Founder: Police close Egyptian center for torture victims

Cairo -  An Egyptian organization that treats victims of torture and trauma was closed down by police on Thursday morning, according to the center's founder, a prominent psychiatrist.

Aida Seif el-Dawla told The Associated Press that when the staff arrived at Al-Nadeem Center for Rehabilitation of Victims of Violence it had been sealed off by police and the building's doorman was taken into police custody for questioning, but later released.

The closure of the center, which offers therapy for torture victims and documents cases of police violations, comes as Seif el-Dawla has been fighting a court order to have the center shuttered.

The order issued in March 2016 was never made public but is reportedly based on vague government claims of breaches of Health Ministry regulations.

The center is also one of a number of non-government organisations under investigation on criminal charges of illegally receiving foreign funds.

Dozens of organisations could face prosecution in the foreign funding case.

Prominent investigative journalist Hossam Bahgat, rights advocate Gamal Eid and others have been barred from travel, and a court has also frozen their assets.

Rights groups have accused Egyptian police of regularly torturing detainees and of detaining suspected activists or Islamists without ever reporting their arrests.

The government has denied that torture is systemic, saying there have only been isolated cases.

In 2016, Seif el-Dawla's center recorded 600 cases of police torture and almost 500 people killed by security forces, 100 of them while incarcerated.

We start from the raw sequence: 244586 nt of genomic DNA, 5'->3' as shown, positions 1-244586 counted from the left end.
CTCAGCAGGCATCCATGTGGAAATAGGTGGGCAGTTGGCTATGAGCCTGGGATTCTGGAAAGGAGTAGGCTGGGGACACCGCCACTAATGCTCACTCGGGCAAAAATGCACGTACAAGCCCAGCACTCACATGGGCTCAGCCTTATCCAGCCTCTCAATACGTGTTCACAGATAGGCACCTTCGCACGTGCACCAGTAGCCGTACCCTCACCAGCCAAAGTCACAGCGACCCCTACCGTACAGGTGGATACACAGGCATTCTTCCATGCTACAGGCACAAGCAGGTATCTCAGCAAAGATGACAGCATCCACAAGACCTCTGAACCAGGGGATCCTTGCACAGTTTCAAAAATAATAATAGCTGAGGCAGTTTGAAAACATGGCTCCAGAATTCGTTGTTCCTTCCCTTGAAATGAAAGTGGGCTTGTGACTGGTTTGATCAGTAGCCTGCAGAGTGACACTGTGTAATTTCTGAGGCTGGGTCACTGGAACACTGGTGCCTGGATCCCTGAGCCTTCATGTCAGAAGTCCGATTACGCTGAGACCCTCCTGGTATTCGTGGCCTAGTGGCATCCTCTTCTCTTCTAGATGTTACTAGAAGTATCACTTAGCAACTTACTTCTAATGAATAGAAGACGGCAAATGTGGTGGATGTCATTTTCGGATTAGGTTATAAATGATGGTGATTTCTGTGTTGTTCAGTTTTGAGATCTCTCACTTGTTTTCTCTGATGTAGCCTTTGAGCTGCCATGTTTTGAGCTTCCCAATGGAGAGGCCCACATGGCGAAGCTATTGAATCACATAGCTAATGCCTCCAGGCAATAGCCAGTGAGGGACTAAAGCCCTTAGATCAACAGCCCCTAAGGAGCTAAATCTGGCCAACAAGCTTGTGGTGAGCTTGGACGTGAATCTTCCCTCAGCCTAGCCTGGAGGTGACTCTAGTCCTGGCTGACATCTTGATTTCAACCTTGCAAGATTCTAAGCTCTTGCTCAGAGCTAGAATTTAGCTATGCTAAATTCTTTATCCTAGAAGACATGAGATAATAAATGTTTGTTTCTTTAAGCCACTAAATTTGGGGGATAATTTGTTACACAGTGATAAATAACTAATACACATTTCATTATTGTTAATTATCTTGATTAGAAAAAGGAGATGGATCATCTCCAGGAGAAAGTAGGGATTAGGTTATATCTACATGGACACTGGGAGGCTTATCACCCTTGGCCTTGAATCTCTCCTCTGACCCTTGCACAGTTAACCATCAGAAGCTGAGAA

The move against the center is part of an effort to target a number of well-known rights groups and non-government organisations that has raised sharp criticism of Egypt from the United States and Europe.

The government recently passed a law that places heavy restrictions on the operations of NGOs.

President Abdel-Fattah al-Sisi has overseen a broad crackdown on dissent since 2013, when he led a military overthrow of his Islamist predecessor Mohamed Morsi.

Security forces have jailed thousands of Islamists and killed hundreds as they crushed protests.

More recently, the campaign has also increasingly targeted secular activists who criticise the former general's rule.

Meanwhile, police raided a downtown coffee shop Wednesday and arrested six men.

Four of the men are political activists who have recently served time in prison in separate cases: Zizo Abdu, Omar Hazek, Nour Khalil and Mahmoud Mohamed were released later on Wednesday, along with a fifth detainee, Ahmed Shahin.

The whereabouts of a sixth man who was arrested from the coffee shop, Amr Mahmoud, were unknown.

Khalil said on his Facebook page following his release that the six were interrogated while blindfolded by National Security officials in an unofficial building.

He said Mohamed was separated from the group in the middle of the interrogation.

A statement from the Interior Ministry was not immediately available.

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